There was a well in the barn paddock to ensure there was ample water for the animals. The well was about three feet square, dug by hand, and lined with timber planks to prevent the sides caving in. A windlass at the top brought water up in a bucket for distribution to the water trough and a heavy cover prevented little ones, like me, from falling in. Its position was located by using a divining rod. A forked willow stick is held by the diviner, one end in each hand, and with the fork facing forward and as the diviner walks over an underground stream, the rod dips towards the ground. The spot is marked and tested by approaching from other directions, so locating the most likely position for water. Different people use different rods. Some use bent fencing wire while others have a rod of wood from a special tree, but they all work in the same way. My father had this gift for divining water.
Memories of those days include the cane burning; this occurred when the trash around the cane stalk was burnt. Care had to be taken to select a night with the wind in the right direction, or else the whole area could be burnt out. The alternative was hand stripping but this was too labour intensive and the fine hairs on the trash was a constant source of irritation. Cane harvesters were to come much later. The cane was cut by gangs of men, rarely women; they would cut the stalk at ground level. then cut the top off bundling the stalks together and loading on the cane tram or vehicle for the mill . They were paid by the ton cut, so everyone in the gang worked hard. Laying and relaying tracks for the cane locomotive and trucks was part of the deal. After cutting all day the men were black with ash and sweat; at least the burn-off got the snakes out of the cane .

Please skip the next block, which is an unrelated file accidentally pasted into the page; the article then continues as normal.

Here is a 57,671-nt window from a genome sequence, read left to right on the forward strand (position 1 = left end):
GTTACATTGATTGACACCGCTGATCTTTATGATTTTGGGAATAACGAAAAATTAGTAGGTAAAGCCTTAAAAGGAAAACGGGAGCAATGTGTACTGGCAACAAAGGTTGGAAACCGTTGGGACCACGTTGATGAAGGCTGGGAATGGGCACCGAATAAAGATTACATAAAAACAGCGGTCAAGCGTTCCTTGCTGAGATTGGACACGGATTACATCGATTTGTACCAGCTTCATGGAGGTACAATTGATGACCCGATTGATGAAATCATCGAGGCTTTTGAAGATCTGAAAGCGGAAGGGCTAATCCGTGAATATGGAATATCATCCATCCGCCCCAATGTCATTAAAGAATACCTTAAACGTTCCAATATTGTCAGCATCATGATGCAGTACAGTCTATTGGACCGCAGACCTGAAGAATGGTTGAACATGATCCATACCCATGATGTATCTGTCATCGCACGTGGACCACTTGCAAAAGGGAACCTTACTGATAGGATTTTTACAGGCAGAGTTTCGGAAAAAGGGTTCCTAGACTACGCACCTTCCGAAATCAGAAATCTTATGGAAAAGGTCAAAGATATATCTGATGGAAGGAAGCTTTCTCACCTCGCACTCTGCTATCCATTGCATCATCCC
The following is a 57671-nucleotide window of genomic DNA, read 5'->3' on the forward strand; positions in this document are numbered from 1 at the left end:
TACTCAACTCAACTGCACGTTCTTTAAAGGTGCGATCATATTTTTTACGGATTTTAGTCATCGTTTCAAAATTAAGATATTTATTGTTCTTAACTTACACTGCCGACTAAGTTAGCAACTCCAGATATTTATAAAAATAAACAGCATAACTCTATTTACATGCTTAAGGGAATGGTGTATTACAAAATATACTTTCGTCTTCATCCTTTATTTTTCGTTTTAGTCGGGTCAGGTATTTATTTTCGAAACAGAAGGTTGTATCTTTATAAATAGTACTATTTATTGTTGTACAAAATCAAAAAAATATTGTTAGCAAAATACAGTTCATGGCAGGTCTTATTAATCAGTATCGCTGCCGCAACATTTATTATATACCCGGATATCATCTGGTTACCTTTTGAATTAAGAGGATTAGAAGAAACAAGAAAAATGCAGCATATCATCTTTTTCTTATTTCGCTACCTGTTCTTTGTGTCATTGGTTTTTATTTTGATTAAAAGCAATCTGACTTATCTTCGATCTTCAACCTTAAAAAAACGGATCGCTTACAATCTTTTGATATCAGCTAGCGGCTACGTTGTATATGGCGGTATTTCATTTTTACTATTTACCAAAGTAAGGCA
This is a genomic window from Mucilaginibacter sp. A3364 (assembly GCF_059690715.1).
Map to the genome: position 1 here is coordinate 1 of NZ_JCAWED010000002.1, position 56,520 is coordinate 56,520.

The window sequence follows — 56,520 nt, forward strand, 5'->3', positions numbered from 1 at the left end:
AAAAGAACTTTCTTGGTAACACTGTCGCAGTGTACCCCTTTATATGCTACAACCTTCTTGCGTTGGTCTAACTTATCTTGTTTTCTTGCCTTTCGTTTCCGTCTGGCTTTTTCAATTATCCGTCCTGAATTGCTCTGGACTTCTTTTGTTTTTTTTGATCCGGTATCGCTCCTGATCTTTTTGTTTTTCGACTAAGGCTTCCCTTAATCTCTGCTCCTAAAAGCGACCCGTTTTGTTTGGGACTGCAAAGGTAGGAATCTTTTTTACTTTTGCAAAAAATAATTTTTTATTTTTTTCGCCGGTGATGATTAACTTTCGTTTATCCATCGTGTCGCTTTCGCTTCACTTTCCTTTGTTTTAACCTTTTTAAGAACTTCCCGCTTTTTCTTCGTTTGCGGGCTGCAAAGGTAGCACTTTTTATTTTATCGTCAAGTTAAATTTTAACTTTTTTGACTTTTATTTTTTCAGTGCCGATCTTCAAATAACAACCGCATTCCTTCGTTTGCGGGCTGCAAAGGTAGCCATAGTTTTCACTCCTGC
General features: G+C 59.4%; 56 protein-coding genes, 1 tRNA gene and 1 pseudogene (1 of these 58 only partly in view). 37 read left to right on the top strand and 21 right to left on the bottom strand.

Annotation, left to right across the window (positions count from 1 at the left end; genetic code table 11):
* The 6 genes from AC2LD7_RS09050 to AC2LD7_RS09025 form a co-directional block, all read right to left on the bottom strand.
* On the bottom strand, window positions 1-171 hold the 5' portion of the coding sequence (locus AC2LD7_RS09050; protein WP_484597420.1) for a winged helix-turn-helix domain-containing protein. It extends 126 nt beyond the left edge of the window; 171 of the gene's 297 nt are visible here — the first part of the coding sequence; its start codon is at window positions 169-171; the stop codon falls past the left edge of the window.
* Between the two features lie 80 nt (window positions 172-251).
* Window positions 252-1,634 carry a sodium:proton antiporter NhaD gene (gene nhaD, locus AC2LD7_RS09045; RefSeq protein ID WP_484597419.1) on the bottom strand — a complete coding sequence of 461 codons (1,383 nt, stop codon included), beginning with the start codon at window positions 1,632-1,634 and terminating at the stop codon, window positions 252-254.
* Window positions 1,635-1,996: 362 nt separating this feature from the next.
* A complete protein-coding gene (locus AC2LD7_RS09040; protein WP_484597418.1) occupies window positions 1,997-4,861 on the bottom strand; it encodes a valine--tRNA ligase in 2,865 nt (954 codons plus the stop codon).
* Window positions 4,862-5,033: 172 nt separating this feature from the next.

There was a creek running through the paddocks and I spent many hours down there playing but I had to let my parents know where I would be. Watching the paddocks being ploughed for planting, using a disc plough pulled by several draft horses, followed by harrowing to remove the rubbish, then planting, by dropping cut lengths through a hopper, was a constant source of interest and the never ending job of chipping weeds kept everyone busy.
Next to the house was a garage for the car. It was a basic asbestos cement sheeted shed with double doors and a dirt floor. The car was a T model Ford tourer with folding fabric roof, running boards, and crank handle; it had good ground clearance and served my grandparents well until around 1938 when they bought a Vauxhall Wyvern sedan . The farm was three miles out of Childers and Saturday afternoon was play time and I think was also shopping time. The T model would be loaded up, and Uncle Roy would drive his sulky into town and all would attend to business; I always ended up with a malted milk at Crow’s cafe before returning to the farm.
Childers boasted having seven hotels and a picture theatre. The main street was wide, possibly for use as a stock route in the settler days with the business houses and shops one side and the services offices the other side. The street was tree-lined each side with mainly Leopard trees for shelter, and the horses were tethered under the trees; the street gutters were wide and deep to take the heavy rain encountered. Even today the street has kept its character and is like a time warp; though now there are traffic lights and parking signs . The Isis mill is a couple of miles north of the town and Apple Tree Creek, further north, was popular for its rodeos and dance hall. It also accommodated the cemetery for the district. The approach to Childers is dominated by the concrete water tower and I think this was built just before World War 2. The depression was over during these years but there was still a lot of unemployment and men would ‘hump their bluey ‘ or carry their swag long distances looking for work .It was not a rare event for a swagman to come to the house and ask for money or for a meal in return for work such as chopping wood or gardening.